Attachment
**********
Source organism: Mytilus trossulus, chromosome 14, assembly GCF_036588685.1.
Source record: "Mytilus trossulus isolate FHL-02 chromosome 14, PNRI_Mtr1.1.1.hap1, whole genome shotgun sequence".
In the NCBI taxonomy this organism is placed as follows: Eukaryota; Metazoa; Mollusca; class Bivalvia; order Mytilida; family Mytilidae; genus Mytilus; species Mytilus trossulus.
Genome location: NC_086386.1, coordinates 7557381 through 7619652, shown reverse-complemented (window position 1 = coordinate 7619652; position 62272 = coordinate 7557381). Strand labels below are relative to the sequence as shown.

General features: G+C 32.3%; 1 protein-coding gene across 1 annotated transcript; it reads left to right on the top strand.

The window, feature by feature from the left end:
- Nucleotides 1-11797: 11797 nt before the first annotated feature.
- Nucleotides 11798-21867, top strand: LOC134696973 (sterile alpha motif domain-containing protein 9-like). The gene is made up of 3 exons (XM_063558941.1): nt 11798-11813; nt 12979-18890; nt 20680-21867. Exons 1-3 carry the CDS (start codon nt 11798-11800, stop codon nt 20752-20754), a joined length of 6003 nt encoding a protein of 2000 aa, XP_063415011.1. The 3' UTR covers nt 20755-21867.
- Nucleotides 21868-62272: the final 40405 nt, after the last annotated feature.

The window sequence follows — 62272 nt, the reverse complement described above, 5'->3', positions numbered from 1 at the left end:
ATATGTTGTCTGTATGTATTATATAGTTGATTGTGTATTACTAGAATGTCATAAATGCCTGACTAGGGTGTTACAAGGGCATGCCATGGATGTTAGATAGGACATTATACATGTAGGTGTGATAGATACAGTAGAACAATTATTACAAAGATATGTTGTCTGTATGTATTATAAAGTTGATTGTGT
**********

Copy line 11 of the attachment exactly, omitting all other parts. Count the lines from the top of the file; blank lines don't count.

ATATGTTGTCTGTATGTATTATATAGTTGATTGTGTATTACTAGAATGTCATAAATGCCTGACTAGGGTGTTACAAGGGCATGCCATGGATGTTAGATAGGACATTATACATGTAGGTGTGATAGATACAGTAGAACAATTATTACAAAGATATGTTGTCTGTATGTATTATAAAGTTGATTGTGT